With real-time clinical updates happening in a matter of seconds, cross-facility collaboration is bound to improve. Besides leveraging a single access point to patient information, practices no longer have to wait for patient results from another department. This enables swifter cooperation on treatment plans and increases the time available for patient care.
With increasing EHR data, there accumulates a rich set of public health metrics on the cloud. Mining this data, researchers can identify health trends and prevent any public health crisis. It will lead to an accurate assessment of public health as well as provide insights for improvement.
Hospitals transition to encrypted cloud data from onsite; disparate storage systems reduces the risk of data breaches. Besides the security benefits of cloud migration, with increased mobility, doctors can access patient information from multiple locations and devices - quickly and efficiently.
Cloud computing has simplified collaboration and enabled better teamwork among healthcare professionals. It speeds up nearly every process, from scheduling appointments to real-time information access by the providers.
Healthcare organizations have enabled high-quality care for patients in remote locations, with the help of cloud computing. Every process from telemonitoring to teleconsultation has been enhanced with swift communication and data-access from any part of the world.
With large numbers of patients accessing healthcare services daily, the number of data records is continually increasing. Since patient data has to be held for six years, healthcare organizations can offload this data to the cloud. It is an economical solution when compared to using physical servers.
Cloud services allow clients to increase or decrease data storage and traffic based on their needs. This has enabled healthcare providers to match their network requirements with service demands, based on their needs during any particular period.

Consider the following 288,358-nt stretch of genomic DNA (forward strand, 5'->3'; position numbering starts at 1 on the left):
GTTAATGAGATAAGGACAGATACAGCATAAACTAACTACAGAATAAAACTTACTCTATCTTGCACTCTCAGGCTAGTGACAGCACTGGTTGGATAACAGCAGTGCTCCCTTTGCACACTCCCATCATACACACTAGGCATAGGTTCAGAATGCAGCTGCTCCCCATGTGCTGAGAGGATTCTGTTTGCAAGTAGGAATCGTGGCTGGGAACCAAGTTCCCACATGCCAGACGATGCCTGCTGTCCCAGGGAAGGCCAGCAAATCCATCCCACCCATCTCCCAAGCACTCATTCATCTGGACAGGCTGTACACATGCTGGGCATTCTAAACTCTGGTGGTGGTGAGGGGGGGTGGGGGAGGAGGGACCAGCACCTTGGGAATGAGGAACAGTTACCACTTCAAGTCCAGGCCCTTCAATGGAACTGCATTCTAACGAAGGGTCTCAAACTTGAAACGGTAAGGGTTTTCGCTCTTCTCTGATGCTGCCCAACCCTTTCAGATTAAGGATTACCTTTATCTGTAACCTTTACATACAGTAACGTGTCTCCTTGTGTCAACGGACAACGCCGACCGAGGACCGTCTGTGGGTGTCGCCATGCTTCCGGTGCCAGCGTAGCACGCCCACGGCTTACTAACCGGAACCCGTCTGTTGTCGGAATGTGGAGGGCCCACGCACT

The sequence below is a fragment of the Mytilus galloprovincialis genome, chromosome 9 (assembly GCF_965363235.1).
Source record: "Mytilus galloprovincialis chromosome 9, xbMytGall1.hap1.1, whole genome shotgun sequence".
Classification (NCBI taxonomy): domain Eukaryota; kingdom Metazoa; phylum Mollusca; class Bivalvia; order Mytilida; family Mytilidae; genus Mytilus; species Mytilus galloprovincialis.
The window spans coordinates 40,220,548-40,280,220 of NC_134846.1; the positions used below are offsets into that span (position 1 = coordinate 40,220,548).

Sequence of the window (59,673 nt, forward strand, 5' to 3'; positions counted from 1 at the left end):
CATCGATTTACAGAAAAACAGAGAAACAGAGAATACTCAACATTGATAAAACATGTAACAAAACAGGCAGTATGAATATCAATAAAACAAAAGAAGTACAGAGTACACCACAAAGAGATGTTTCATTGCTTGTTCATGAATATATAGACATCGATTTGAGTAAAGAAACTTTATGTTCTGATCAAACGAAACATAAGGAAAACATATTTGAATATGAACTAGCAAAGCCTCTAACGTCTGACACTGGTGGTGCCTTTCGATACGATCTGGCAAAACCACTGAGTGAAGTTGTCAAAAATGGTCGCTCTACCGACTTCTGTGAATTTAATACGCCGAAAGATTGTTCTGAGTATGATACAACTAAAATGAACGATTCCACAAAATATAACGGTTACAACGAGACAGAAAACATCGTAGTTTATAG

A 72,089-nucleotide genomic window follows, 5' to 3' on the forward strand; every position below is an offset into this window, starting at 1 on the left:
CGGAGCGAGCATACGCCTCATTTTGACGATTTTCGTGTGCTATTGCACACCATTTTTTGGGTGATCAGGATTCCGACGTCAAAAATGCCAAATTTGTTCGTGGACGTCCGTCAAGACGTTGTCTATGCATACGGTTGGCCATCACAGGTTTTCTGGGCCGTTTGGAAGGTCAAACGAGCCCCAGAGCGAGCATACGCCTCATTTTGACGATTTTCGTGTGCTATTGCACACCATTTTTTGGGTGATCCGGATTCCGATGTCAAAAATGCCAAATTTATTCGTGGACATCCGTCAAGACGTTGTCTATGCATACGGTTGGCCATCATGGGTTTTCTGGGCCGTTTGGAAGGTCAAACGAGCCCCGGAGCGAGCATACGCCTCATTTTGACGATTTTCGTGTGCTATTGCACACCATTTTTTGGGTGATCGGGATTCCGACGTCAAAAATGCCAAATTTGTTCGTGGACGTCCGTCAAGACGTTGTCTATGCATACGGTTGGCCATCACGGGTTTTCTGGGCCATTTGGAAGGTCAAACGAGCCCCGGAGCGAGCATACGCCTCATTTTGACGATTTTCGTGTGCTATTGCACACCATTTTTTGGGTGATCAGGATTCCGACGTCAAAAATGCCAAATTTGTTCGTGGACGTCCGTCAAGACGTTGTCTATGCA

Since cloud platforms are integrating with AI and ML algorithms, healthcare organizations can use this integration to analyze and respond to the enormous amount of data they have. It will help them apply predictive network analytics and understand the future preventive steps to improve their patient outcomes.
There are numerous benefits that healthcare can reap from cloud services. Avenues such as digital health governance, virtual consulting, telemedicine provide enormous potential to impact health outcomes and are yet to be explored to their fullest extent.
The future of healthcare backed by cloud services is ready to soar from HIPAA-enabled machine learning tools to network health outcome predictions with AI on the cloud. I believe there is a lot to be gained from secure, integrated, and scalable data that can predict, assist, and guide even the most discrete clinical and financial decisions for healthcare. No doubt, the global market has substantial hopes from the cloud and healthcare merger!
To know more about how you can improve healthcare outcomes with real-time insights, get a demo.
For more updates, subscribe.